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Very large images

Yaron Lenard

New member
I have had an interesting experience, and wanted to share it, and I guess even recommend it.

I like very large prints, and I like viewing them from a relatively close distance. Seeing a print that is 200x200cm (6ft x 6ft) in a room (not as a billboard far away) is a unique experience. There is something that happens to an image when it becomes very large that changes the viewer's relationship to it. It becomes difficult to keep the whole composition in mind, and the elements within the frame begin having their own dynamics. Also, there are details that begin to matter that previously were irrelevant, simply because they were effectively invisible in an 8x10 inch print.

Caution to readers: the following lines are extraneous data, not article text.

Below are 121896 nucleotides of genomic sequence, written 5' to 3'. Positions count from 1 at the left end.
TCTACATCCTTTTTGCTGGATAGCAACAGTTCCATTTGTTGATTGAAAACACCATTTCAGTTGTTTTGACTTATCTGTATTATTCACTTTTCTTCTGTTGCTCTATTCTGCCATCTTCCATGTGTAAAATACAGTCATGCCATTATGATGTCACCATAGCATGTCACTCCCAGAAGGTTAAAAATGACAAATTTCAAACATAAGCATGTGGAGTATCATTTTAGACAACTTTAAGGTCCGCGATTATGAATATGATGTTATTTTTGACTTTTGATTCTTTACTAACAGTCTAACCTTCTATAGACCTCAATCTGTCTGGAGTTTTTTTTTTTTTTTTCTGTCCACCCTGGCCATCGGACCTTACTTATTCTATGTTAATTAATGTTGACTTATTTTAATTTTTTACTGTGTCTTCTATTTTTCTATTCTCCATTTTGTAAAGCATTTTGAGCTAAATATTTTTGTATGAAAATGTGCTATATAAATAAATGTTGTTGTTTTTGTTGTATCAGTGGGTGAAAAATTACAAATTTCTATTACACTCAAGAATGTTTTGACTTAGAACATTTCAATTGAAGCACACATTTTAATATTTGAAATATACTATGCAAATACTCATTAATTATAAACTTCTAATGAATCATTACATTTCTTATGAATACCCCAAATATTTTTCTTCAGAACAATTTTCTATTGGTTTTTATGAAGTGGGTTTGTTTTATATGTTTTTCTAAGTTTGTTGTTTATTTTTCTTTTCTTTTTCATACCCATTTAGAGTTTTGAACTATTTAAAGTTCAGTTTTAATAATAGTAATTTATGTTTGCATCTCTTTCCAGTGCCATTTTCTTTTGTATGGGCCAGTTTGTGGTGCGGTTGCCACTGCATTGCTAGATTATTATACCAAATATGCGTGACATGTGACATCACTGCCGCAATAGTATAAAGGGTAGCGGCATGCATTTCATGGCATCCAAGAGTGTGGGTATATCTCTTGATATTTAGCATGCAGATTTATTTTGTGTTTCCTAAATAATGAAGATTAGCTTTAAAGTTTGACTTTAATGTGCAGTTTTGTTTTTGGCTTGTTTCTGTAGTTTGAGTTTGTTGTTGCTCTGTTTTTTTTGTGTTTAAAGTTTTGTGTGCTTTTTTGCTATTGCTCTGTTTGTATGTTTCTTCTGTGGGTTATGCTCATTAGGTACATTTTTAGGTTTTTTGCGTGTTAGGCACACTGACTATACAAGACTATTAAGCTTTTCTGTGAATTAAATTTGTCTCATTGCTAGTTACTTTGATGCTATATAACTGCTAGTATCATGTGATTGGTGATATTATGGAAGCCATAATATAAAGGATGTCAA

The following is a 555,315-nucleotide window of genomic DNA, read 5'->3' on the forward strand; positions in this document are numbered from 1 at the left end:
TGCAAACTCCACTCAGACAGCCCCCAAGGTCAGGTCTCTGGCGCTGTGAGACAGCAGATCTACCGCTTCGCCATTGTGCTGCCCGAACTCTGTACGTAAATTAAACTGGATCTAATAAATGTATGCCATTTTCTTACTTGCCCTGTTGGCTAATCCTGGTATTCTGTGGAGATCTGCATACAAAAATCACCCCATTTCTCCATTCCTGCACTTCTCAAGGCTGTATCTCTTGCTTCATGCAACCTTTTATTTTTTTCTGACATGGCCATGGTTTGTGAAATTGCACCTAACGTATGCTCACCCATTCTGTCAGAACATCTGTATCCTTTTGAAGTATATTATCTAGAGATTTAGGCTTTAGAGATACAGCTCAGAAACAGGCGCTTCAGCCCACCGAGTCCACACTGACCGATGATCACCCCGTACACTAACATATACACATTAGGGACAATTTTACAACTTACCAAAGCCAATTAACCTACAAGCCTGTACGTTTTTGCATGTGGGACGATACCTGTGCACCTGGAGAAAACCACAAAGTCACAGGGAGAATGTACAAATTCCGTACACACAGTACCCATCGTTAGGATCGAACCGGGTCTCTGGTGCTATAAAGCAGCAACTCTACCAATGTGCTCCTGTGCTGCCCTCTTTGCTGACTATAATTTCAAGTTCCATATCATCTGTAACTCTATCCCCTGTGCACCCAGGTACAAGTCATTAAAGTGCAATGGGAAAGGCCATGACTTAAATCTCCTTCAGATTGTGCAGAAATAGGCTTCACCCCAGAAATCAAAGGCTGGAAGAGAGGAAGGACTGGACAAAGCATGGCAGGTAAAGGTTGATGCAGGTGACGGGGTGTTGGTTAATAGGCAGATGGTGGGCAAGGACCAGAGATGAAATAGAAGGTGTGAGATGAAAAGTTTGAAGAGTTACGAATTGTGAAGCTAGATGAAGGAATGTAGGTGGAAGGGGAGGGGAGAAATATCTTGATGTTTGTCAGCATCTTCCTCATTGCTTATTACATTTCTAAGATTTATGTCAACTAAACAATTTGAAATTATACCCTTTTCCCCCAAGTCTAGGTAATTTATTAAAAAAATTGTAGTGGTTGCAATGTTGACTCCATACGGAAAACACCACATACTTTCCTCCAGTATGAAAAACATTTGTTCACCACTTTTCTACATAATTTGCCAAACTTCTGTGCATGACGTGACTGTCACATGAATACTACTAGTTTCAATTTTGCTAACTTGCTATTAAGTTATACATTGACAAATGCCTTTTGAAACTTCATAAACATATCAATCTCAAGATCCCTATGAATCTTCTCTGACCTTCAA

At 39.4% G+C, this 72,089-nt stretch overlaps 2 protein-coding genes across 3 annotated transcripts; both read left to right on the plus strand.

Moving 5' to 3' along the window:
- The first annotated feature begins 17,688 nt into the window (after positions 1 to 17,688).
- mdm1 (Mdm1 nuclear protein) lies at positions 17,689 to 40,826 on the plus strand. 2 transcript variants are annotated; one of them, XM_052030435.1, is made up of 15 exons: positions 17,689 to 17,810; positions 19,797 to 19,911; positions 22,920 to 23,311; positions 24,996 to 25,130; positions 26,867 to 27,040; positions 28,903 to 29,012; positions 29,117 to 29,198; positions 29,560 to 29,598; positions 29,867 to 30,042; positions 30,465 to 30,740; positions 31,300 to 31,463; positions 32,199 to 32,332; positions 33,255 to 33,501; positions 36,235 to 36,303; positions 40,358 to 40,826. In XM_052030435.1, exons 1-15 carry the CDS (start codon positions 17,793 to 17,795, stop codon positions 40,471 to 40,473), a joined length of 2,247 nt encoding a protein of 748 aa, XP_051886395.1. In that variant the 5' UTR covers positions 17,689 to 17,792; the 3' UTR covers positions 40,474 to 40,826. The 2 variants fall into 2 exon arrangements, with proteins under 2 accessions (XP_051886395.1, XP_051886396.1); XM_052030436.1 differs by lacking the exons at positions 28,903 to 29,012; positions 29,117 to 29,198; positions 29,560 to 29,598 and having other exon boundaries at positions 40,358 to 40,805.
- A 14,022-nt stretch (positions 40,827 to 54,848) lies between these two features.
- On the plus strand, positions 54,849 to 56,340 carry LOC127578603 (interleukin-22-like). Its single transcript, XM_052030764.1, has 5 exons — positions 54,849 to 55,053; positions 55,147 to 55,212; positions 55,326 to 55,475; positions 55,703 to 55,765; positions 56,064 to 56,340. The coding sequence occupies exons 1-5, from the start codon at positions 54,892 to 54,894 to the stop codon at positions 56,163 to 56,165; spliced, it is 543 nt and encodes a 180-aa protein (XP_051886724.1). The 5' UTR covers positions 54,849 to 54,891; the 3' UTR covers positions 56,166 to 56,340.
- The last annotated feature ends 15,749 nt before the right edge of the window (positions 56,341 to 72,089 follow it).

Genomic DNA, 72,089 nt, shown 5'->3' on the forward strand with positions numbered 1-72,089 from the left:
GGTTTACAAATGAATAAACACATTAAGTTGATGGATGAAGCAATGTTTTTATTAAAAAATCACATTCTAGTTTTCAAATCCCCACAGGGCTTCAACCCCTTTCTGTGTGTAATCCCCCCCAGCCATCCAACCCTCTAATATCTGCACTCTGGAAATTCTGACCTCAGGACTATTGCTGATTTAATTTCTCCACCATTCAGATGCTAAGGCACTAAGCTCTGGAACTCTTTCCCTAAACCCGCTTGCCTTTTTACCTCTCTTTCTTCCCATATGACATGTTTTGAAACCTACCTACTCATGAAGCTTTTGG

However, it is extremely cost-prohibitive to print very large, so it is reserved for special work.

I have a very large TV (some 55 inch HDTV monster), to which I have attached a PlayStation 3. So what's the big deal? Well, the PS3 has an HDTV converter built in, which has allowed me to view JPGs in a very high resolution on a very large monitor. There are other HDTV converters that are cheaper than a PS3, of course.

So, if you are interested in seeing your own work on a large display, but do not want to pay for large prints, consider viewing them on your big screen TV. It definitely changed the way I relate to my work, and enables another step in the creative decision-making process before going to print.

By the way, the experience benefits from sharp detailed images... unless you're after a different effect :) Props to the M8 sensor and 35mm Summilux at this point.